Tag Archives: Lagunitas

Drinking Local in 2019

One of my 2019 “resolutions” was to drink local.  Now, I already spend most of my beer dollars on local beer but I thought it would be instructive if I really went out of my way to drink local and record the results.

Here is how things shaped up for the first three months of 2019:

First Quarter 2019 Beer List.png

Big Grove Brewery, ReUnion Brewery, Lion Bridge Brewing Company, SingleSpeed Brewing, and Exile Brewing are all breweries from Iowa.  The six pack of Denver Beer Company Incredible Pedal was purchased in Colorado, so I am going to count that as local.  Therefore, the only non-local beer that I purchased for home consumption in the first quarter of the year were two six packs from New Belgium and Lagunitas.

Away from home things look a little different.  Most of the beers I consumed were either purchased at the brewery taproom (Barn Town Brewing, Lion Bridge Brewing Company, Big Grove Brewery) or close to the brewery (SingleSpeed Brewing, Clock House Brewing, Green Tree Brewery, Outer Range Brewing, Bonfire Brewing).

I did end up drinking some Lagunitas IPA at an event in Davenport.  This was the most “craft” option available and it goes to show how far beer has come in the last decade.  When you are somewhat disappointed that Lagunitas IPA is the best option you know things are pretty good right now in the state of beer consumption.

The only other non-local beers that I consumed away from home were a Surly Liquid Stardust that I was eager to try when it became available on draft at a local establishment and Roadhouse Brewing Mountain Jam that was recommended to me by a server in a Colorado stop.

Looking back I would say that my efforts were solid.  Only Lagunitas, owned by Heineken, would not be considered a craft brewer under the guidelines set forth by the Brewer’s Association.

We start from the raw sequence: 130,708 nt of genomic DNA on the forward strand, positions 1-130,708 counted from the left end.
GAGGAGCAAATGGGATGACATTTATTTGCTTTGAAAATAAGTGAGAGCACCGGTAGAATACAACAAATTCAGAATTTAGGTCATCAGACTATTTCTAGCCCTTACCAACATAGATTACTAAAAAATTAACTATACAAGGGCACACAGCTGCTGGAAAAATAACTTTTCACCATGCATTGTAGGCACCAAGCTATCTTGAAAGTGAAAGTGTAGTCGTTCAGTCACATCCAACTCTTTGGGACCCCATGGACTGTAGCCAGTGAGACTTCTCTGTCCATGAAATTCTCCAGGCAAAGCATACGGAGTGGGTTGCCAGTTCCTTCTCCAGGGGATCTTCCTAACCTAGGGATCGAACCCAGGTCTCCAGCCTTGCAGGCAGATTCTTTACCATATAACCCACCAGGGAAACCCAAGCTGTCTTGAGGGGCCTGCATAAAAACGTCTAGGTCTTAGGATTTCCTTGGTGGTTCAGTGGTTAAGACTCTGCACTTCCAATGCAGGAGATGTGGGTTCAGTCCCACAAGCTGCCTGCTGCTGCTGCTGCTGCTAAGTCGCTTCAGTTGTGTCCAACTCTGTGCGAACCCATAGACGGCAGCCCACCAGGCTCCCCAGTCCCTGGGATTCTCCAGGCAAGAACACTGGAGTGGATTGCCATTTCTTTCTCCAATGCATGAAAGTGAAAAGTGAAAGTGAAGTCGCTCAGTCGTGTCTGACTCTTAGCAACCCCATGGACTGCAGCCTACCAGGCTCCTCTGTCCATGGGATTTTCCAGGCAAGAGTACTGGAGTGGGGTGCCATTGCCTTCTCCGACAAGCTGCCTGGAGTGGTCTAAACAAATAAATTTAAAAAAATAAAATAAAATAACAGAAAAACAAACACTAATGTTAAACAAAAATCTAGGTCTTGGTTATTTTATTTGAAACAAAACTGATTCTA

A Visit to Three Weavers Brewing Company

photo-originalIf you find yourself spending an evening near the Los Angeles International Airport, e.g. with an early morning flight back east, you could do yourself a solid and visit Three Weavers Brewing Company. The taproom and brewery are located less than three miles from the actual terminals and more like two miles from the stretch of hotels that cater to travelers flying in and out of LAX.

The brewery, founded in 2013, is actually in Inglewood. Why do you know Inglewood? Well, it is famous for Randy’s Donuts. The Forum, where Los Angeles basketball teams played before moving to the Staples Center, is in Inglewood. I will always remember it for being in the lyrics to California Love: Yeah, Inglewood, Inglewood always up to no good.

Anyway, the taproom and brewery are part of one large light industrial space separated by little more than a low bar featuring the taps. It’s finished in that found or reclaimed semi-industrial chic that is required design language for craft brewery taprooms across the United States. It’s better than the rage of faux Irish pubs that permeated the country in the late-1980s but not by much given how overused the design elements are at this time. I am predicting that rustic barn décor is the next taproom fad.

The location and décor are irrelevant because the beer is good. You can get a flight of beers to sample a range of the offerings, but I would discourage that practice. Over the years I have become disillusioned with the whole concept of a beer flight. Try a sample and commit to a pint.

As an IPA drinker I stuck to Stateside Sessions IPA and Expatriate West Coast IPA. Both were well done examples of the pale ale style and I would be happy to drink them in most settings. I apologize for the lack of pictures, but I have stopped being “that guy” who looks like he is taking photos for Yelp reviews that no one really cares about. There was a Rye IPA that was supposed to be coming on tap soon. I missed it by a few days. If you are staying close and want to take a beer “to go” there are growlers and bombers available. Nothing is worse than getting back to your hotel and realizing that the best option they have to drink is Stella Artois.

It is interesting that Southern California seems to be at the beginning of the craft beer boom. Sure, there are major successes out of the region like Green Flash, Stone, and Lagunitas. Heck, L.A.’s own Golden Road just got bought out by AB InBev and was the talk of the brewers sitting down for a few pints one table over from me. However, it feels like the first wave of breweries is just beginning to spin off the next generation of brewers who will take the region’s craft identity into new spaces.

By the way, you can walk to your hotel from Three Weavers. It felt as if Los Angeles was trying to prove a point to me as I got huge blisters on each foot from the short walk. Maybe you are not supposed to walk in L.A.